Paul Furneaux RSA: Japenese Woodblock Prints on Paper

RSA Friends Room


“The black and white works in this exhibition combine relatively new technology in printing and ancient Japanese traditional techniques. In the works I have manipulated photographs on the computer and printed them with an ink jet printer. These have been overprinted /supplemented using techniques involving printing with water-based pigments. In this case with watercolour or black sumi ink. These techniques I learnt while studying in Japan.


The coloured prints utilise both the soft subtle effects of printing with watercolour and gouache and also the rich vibrant effects achieved by saturating the Japanese papers which I use. In this case, I also use pigment colour mixed with a binder of gum arabic. This can be printed by hand with the aid of a “baren” (handheld disc wrapped in a bamboo leaf, or ball-bearing baren) forcing the colour deep into the paper which helps to give the rich glowing effects.


Currently one of the influences on my work has been gardens, but not so much in a pictorial sense so much as more in a semi abstract way. I am not trying to make a picture of flowers in a garden or even a sand raked or stone garden but trying to re-create the initial impulse to make these works. It is often the interplay of light and shadow or the way one interlocking shape works with another that I want to turn into an object of contemplation. This may also at times be something like the bark of a tree or lichen found on a rock.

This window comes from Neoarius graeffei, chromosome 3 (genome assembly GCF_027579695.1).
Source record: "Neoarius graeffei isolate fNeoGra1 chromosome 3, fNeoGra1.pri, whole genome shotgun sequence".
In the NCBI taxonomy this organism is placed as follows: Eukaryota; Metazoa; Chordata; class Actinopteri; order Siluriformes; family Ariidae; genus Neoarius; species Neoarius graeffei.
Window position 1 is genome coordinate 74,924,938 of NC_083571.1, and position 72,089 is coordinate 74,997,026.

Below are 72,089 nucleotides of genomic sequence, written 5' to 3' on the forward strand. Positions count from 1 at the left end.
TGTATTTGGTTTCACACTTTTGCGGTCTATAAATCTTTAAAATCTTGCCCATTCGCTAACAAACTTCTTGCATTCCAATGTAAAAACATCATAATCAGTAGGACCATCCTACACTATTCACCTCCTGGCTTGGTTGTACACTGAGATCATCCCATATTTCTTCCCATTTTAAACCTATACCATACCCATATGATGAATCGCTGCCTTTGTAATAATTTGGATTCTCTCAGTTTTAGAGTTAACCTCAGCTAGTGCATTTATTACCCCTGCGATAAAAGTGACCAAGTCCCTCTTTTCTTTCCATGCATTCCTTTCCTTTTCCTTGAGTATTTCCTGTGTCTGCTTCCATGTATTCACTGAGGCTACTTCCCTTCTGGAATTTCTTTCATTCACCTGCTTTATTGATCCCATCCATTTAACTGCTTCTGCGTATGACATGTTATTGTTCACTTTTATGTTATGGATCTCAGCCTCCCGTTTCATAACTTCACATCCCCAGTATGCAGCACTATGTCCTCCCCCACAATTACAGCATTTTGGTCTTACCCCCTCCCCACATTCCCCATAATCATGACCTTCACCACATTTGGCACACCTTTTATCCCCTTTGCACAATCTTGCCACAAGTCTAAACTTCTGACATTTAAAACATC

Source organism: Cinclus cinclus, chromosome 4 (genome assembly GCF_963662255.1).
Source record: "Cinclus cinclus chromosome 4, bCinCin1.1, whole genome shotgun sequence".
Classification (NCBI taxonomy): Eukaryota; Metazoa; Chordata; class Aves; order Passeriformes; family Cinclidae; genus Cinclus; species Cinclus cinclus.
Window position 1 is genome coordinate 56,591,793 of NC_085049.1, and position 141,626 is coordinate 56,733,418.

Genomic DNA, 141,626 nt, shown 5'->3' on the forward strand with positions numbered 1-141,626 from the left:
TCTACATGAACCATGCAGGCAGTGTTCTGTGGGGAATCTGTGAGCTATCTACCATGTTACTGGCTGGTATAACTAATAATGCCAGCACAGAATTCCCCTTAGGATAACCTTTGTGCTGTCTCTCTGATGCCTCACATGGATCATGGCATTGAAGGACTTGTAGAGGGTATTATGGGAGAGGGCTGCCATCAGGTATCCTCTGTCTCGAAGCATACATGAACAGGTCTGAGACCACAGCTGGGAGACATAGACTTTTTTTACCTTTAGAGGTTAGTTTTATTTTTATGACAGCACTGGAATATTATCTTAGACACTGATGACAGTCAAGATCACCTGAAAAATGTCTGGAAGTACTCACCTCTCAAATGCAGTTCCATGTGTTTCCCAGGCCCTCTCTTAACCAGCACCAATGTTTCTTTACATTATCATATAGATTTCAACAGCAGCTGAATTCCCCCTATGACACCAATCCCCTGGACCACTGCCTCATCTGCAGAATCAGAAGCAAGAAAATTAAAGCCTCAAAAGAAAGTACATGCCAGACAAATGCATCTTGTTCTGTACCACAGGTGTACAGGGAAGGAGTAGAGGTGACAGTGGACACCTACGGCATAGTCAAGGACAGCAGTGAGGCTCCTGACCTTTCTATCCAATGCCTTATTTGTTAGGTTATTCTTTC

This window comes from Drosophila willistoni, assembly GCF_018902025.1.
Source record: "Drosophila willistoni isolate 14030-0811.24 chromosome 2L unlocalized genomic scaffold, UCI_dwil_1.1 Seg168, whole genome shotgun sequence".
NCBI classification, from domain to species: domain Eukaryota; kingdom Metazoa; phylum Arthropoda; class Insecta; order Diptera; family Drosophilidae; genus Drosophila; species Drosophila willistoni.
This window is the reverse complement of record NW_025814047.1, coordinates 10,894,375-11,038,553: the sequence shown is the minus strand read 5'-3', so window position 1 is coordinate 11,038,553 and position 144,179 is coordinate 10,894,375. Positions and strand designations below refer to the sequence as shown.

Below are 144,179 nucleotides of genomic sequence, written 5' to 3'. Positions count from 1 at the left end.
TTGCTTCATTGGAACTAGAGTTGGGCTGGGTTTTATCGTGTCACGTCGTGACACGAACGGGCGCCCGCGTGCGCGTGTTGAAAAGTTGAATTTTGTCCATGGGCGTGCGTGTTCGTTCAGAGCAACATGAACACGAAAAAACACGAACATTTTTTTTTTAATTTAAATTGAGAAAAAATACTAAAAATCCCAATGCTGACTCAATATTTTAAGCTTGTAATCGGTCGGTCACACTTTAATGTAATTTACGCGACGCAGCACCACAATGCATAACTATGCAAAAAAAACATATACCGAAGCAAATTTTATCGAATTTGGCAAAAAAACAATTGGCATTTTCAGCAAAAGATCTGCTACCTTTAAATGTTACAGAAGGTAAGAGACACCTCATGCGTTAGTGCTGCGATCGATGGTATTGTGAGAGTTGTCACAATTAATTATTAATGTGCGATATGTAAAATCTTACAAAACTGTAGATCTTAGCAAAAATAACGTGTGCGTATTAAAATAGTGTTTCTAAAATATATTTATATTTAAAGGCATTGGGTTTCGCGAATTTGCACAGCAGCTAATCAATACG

Slowly, or occasionally rapidly, another subject will begin to be investigated but, in general, by reducing imagery I want to focus on the inherent beauty of the Japanese woodblock print.”


Paul Furneaux RSA

Paul Furneaux is an Edinburgh based printmaker, previous RSA Salvesen Scholar and recently elected RSA Academician. Tragically in 2002 he lost his entire livelihood in the Cowgate fire and since then, Paul has worked hard to re-establish himself as one of only a few artists in Scotland who work with the traditional Japanese woodblock technique. The RSA are delighted to present his work in this exhibition and warmly welcome him as a new RSA member.